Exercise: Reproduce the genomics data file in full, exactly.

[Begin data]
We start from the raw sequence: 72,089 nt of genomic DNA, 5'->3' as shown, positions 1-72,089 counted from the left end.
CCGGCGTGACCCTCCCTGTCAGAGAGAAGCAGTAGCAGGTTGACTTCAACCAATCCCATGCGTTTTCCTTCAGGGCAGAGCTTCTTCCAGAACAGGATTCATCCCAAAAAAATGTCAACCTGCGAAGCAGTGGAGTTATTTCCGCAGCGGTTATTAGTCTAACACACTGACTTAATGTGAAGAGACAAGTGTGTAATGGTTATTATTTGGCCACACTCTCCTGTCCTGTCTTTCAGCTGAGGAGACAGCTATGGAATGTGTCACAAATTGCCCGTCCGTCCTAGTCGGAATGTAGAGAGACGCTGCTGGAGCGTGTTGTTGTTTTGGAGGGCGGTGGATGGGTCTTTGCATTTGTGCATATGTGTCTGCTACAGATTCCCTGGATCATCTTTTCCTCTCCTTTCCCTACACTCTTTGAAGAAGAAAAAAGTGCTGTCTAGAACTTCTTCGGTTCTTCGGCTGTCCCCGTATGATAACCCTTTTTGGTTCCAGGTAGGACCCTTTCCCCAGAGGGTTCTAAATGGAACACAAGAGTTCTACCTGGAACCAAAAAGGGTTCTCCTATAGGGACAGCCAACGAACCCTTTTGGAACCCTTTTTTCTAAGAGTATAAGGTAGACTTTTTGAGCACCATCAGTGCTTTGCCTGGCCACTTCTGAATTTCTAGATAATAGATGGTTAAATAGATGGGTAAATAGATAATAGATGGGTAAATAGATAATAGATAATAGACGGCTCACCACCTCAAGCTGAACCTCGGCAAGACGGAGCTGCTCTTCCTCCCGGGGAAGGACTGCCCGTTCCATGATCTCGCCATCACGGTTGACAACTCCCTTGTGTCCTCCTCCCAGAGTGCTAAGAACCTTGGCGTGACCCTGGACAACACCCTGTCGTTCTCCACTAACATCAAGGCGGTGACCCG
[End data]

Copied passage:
We start from the raw sequence: 72,089 nt of genomic DNA, 5'->3' as shown, positions 1-72,089 counted from the left end.
CCGGCGTGACCCTCCCTGTCAGAGAGAAGCAGTAGCAGGTTGACTTCAACCAATCCCATGCGTTTTCCTTCAGGGCAGAGCTTCTTCCAGAACAGGATTCATCCCAAAAAAATGTCAACCTGCGAAGCAGTGGAGTTATTTCCGCAGCGGTTATTAGTCTAACACACTGACTTAATGTGAAGAGACAAGTGTGTAATGGTTATTATTTGGCCACACTCTCCTGTCCTGTCTTTCAGCTGAGGAGACAGCTATGGAATGTGTCACAAATTGCCCGTCCGTCCTAGTCGGAATGTAGAGAGACGCTGCTGGAGCGTGTTGTTGTTTTGGAGGGCGGTGGATGGGTCTTTGCATTTGTGCATATGTGTCTGCTACAGATTCCCTGGATCATCTTTTCCTCTCCTTTCCCTACACTCTTTGAAGAAGAAAAAAGTGCTGTCTAGAACTTCTTCGGTTCTTCGGCTGTCCCCGTATGATAACCCTTTTTGGTTCCAGGTAGGACCCTTTCCCCAGAGGGTTCTAAATGGAACACAAGAGTTCTACCTGGAACCAAAAAGGGTTCTCCTATAGGGACAGCCAACGAACCCTTTTGGAACCCTTTTTTCTAAGAGTATAAGGTAGACTTTTTGAGCACCATCAGTGCTTTGCCTGGCCACTTCTGAATTTCTAGATAATAGATGGTTAAATAGATGGGTAAATAGATAATAGATGGGTAAATAGATAATAGATAATAGACGGCTCACCACCTCAAGCTGAACCTCGGCAAGACGGAGCTGCTCTTCCTCCCGGGGAAGGACTGCCCGTTCCATGATCTCGCCATCACGGTTGACAACTCCCTTGTGTCCTCCTCCCAGAGTGCTAAGAACCTTGGCGTGACCCTGGACAACACCCTGTCGTTCTCCACTAACATCAAGGCGGTGACCCG